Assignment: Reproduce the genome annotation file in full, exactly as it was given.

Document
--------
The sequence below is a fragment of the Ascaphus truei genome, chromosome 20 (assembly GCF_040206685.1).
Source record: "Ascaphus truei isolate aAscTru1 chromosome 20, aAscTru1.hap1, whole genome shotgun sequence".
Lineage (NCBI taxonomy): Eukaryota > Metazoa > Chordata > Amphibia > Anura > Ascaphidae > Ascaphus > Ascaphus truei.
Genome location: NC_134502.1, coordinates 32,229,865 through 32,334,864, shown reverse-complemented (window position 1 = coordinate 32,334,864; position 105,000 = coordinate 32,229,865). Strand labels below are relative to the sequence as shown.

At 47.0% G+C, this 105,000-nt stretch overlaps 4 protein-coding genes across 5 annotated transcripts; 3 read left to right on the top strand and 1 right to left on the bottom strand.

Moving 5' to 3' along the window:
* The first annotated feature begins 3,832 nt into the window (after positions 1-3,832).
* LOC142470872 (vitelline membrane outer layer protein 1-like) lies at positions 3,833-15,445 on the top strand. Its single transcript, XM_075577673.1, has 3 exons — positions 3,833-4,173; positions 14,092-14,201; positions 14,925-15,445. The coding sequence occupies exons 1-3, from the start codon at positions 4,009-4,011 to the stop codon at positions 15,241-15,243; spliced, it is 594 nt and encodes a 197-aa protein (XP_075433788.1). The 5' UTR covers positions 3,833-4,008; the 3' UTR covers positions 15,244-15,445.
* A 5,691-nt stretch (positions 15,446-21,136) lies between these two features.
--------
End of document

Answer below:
The sequence below is a fragment of the Ascaphus truei genome, chromosome 20 (assembly GCF_040206685.1).
Source record: "Ascaphus truei isolate aAscTru1 chromosome 20, aAscTru1.hap1, whole genome shotgun sequence".
Lineage (NCBI taxonomy): Eukaryota > Metazoa > Chordata > Amphibia > Anura > Ascaphidae > Ascaphus > Ascaphus truei.
Genome location: NC_134502.1, coordinates 32,229,865 through 32,334,864, shown reverse-complemented (window position 1 = coordinate 32,334,864; position 105,000 = coordinate 32,229,865). Strand labels below are relative to the sequence as shown.

At 47.0% G+C, this 105,000-nt stretch overlaps 4 protein-coding genes across 5 annotated transcripts; 3 read left to right on the top strand and 1 right to left on the bottom strand.

Moving 5' to 3' along the window:
* The first annotated feature begins 3,832 nt into the window (after positions 1-3,832).
* LOC142470872 (vitelline membrane outer layer protein 1-like) lies at positions 3,833-15,445 on the top strand. Its single transcript, XM_075577673.1, has 3 exons — positions 3,833-4,173; positions 14,092-14,201; positions 14,925-15,445. The coding sequence occupies exons 1-3, from the start codon at positions 4,009-4,011 to the stop codon at positions 15,241-15,243; spliced, it is 594 nt and encodes a 197-aa protein (XP_075433788.1). The 5' UTR covers positions 3,833-4,008; the 3' UTR covers positions 15,244-15,445.
* A 5,691-nt stretch (positions 15,446-21,136) lies between these two features.